Singapore was the venue, last week, of the World Cities Summit, where engineers, politicians, investors and visionaries rubbed shoulders as they talked about the strategies and policies that would enhance urban living in the future.

As part of the Summit, global payment technologies leader Mastercard hosted a small media briefing by one of Singapore’s leading thinkers about the future, Dr Damian Tan, managing director of Vickers Venture Partners. The company’s slogan “We invest in the extraordinary,” offers a small clue to Tan’s perspective.

“We look as far forward as 2099 because, as a venture capital firm, we invest in the long term,” he tells a group of journalists from Africa and the Middle East. “Companies explode in growth because there is value in the future. If there is no growth, they won’t explode.”

The big question that the Smart Cities Summit and Mastercard are trying to help answer is, what will cities look like in the year 2099? Tan can’t give an exact answer, but he offers a framework that helps one approach the question.

“If you want to look at 81 years into the future, and understand the change that will come, you need to double that amount and look into the past. That takes us to 1856. The difference between then and now is the difference you can expect between now and 2099.”

Click here or on the page link below to read on: Page 2: Soldiers and Health in 2099.

  •    Arthur Goldstuck is founder of World Wide Worx and editor-in-chief of Gadget.co.za. Follow him on Twitter on @art2gee and on YouTube

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Street art goes electric

Kaspersky Lab and British street artist D*Face have unveiled the first-ever “art helmet” design at the Formula E finale for electric cars in New York.

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The ‘Save The World’ helmets will be raced by DS Virgin Racing’s drivers, Sam Bird and Alex Lynn, as they traverse the New York street circuit during the final races of the Formula E season.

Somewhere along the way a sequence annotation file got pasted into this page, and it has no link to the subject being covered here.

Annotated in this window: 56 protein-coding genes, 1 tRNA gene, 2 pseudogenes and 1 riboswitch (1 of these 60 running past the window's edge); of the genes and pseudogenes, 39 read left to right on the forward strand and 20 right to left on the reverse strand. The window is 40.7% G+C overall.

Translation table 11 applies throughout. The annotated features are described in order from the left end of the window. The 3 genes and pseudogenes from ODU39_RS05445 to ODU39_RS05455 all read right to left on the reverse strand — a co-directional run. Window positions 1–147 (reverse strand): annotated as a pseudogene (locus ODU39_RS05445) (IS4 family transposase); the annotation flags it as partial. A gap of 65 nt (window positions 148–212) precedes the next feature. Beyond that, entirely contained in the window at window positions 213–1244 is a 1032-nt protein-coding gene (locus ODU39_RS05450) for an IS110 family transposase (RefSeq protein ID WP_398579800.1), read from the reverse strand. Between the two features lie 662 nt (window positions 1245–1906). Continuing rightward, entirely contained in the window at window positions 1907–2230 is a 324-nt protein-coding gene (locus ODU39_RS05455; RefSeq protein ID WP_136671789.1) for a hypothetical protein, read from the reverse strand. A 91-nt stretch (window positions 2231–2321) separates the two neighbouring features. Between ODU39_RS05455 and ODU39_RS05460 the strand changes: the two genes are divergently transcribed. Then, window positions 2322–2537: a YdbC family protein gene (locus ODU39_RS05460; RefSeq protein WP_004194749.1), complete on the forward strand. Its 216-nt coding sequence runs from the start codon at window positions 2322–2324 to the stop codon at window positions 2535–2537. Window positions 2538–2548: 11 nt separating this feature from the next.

The announcement signals the first art helmet by a Formula E team, continuing the heritage of art in motorsport and the cybersecurity brand’s commitment to contemporary art, creativity and innovation. D*Face took inspiration from Kaspersky Lab’s tagline, “A Company To Save The World”, and hopes that his colourful work will inspire people to take positive action.

D*Face will announce his first-ever art car design with a custom-made livery for the DS Virgin Racing Team. Its design will be released at the “Art Goes Green” event after Saturday’s race. The helmets and art car are the latest installations in the “Save the World” collection, following a major permanent public mural that was installed in Brooklyn, New York, in May.

D*Face, whose real name is Dean Stockton, said: “It is exciting to work with Kaspersky Lab on this project and create art with a real message of hope for a better future. After all, this is our world and we need to look after it. It will take every one of us to make a real lasting, impactful change. I love the mentality of the DS Virgin Racing Team and that of Formula E by showcasing sport in a way that doesn’t harm the environment, but is still just as exhilarating and fun.

“It is time for us all to stand together and make a change… be that stopping data steals, climate change, plastic waste or using damaging fuels. I want everyone to make a pledge to do one thing that will help make a change.”

As a sponsor of DS Virgin Racing Team, Kaspersky Lab is responsible for protecting the team’s devices against cyber threats. The company sees the technical environment in the global sport of Formula E as the next frontier in furthering its research and development of new technologies to keep vehicles secure in the digital world.

Sylvain Filippi, Managing Director at DS Virgin Racing, said: “The whole team fully supports this great initiative and our thanks got to Kaspersky and D*Face for their collaboration. It’s an honour to have such an innovative artist bring his talents to bear in our team ahead of the season-finale; the car, drivers’ crash helmets and mural all look amazing.”

Aldo Fucelli Pessot del Bo, Head of Global Partnerships and Sponsorships at Kaspersky Lab added: “There is a need for innovation on a global scale, both in contemporary art and in the fast-growing sport of Formula E. Now, for the first time ever, Kaspersky Lab is proudly bringing together the two sectors in an effort to Save the World and unleash creativity, encourage freedom of expression and further innovation.”